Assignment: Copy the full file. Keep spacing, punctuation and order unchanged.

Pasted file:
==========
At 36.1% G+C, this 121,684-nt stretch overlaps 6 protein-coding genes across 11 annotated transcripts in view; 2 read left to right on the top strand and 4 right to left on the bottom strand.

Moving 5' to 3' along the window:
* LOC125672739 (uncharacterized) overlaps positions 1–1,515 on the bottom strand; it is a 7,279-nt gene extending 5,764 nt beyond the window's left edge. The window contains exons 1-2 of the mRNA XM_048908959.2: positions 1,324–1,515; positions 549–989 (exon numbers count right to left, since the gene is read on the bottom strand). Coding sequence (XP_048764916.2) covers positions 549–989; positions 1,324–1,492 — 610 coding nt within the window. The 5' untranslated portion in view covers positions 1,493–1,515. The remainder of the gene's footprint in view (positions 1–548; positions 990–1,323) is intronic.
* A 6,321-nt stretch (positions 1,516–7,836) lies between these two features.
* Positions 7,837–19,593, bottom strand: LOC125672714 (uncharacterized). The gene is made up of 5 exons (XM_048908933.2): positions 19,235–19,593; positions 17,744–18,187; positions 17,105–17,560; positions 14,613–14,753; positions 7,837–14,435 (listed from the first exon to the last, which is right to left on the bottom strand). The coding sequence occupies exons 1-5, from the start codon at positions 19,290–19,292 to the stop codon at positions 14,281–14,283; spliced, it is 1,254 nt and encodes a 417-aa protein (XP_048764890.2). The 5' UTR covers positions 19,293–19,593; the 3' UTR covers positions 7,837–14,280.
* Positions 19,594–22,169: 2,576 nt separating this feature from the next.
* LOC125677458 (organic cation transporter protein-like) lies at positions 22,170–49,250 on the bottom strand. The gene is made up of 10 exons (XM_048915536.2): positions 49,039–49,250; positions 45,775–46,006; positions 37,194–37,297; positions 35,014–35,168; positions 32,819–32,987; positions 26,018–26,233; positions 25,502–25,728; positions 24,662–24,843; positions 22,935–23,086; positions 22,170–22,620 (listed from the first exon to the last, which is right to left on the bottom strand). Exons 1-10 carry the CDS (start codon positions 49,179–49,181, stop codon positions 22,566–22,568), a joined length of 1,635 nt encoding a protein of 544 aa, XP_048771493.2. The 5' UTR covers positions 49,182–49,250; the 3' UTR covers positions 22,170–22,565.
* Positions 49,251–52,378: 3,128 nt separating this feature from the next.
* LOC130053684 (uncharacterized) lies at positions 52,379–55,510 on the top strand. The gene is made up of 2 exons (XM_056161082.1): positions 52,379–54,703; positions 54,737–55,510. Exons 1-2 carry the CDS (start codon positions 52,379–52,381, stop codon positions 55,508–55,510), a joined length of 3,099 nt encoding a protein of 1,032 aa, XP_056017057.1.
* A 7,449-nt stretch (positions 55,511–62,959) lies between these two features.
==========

At 36.1% G+C, this 121,684-nt stretch overlaps 6 protein-coding genes across 11 annotated transcripts in view; 2 read left to right on the top strand and 4 right to left on the bottom strand.

Moving 5' to 3' along the window:
* LOC125672739 (uncharacterized) overlaps positions 1–1,515 on the bottom strand; it is a 7,279-nt gene extending 5,764 nt beyond the window's left edge. The window contains exons 1-2 of the mRNA XM_048908959.2: positions 1,324–1,515; positions 549–989 (exon numbers count right to left, since the gene is read on the bottom strand). Coding sequence (XP_048764916.2) covers positions 549–989; positions 1,324–1,492 — 610 coding nt within the window. The 5' untranslated portion in view covers positions 1,493–1,515. The remainder of the gene's footprint in view (positions 1–548; positions 990–1,323) is intronic.
* A 6,321-nt stretch (positions 1,516–7,836) lies between these two features.
* Positions 7,837–19,593, bottom strand: LOC125672714 (uncharacterized). The gene is made up of 5 exons (XM_048908933.2): positions 19,235–19,593; positions 17,744–18,187; positions 17,105–17,560; positions 14,613–14,753; positions 7,837–14,435 (listed from the first exon to the last, which is right to left on the bottom strand). The coding sequence occupies exons 1-5, from the start codon at positions 19,290–19,292 to the stop codon at positions 14,281–14,283; spliced, it is 1,254 nt and encodes a 417-aa protein (XP_048764890.2). The 5' UTR covers positions 19,293–19,593; the 3' UTR covers positions 7,837–14,280.
* Positions 19,594–22,169: 2,576 nt separating this feature from the next.
* LOC125677458 (organic cation transporter protein-like) lies at positions 22,170–49,250 on the bottom strand. The gene is made up of 10 exons (XM_048915536.2): positions 49,039–49,250; positions 45,775–46,006; positions 37,194–37,297; positions 35,014–35,168; positions 32,819–32,987; positions 26,018–26,233; positions 25,502–25,728; positions 24,662–24,843; positions 22,935–23,086; positions 22,170–22,620 (listed from the first exon to the last, which is right to left on the bottom strand). Exons 1-10 carry the CDS (start codon positions 49,179–49,181, stop codon positions 22,566–22,568), a joined length of 1,635 nt encoding a protein of 544 aa, XP_048771493.2. The 5' UTR covers positions 49,182–49,250; the 3' UTR covers positions 22,170–22,565.
* Positions 49,251–52,378: 3,128 nt separating this feature from the next.
* LOC130053684 (uncharacterized) lies at positions 52,379–55,510 on the top strand. The gene is made up of 2 exons (XM_056161082.1): positions 52,379–54,703; positions 54,737–55,510. Exons 1-2 carry the CDS (start codon positions 52,379–52,381, stop codon positions 55,508–55,510), a joined length of 3,099 nt encoding a protein of 1,032 aa, XP_056017057.1.
* A 7,449-nt stretch (positions 55,511–62,959) lies between these two features.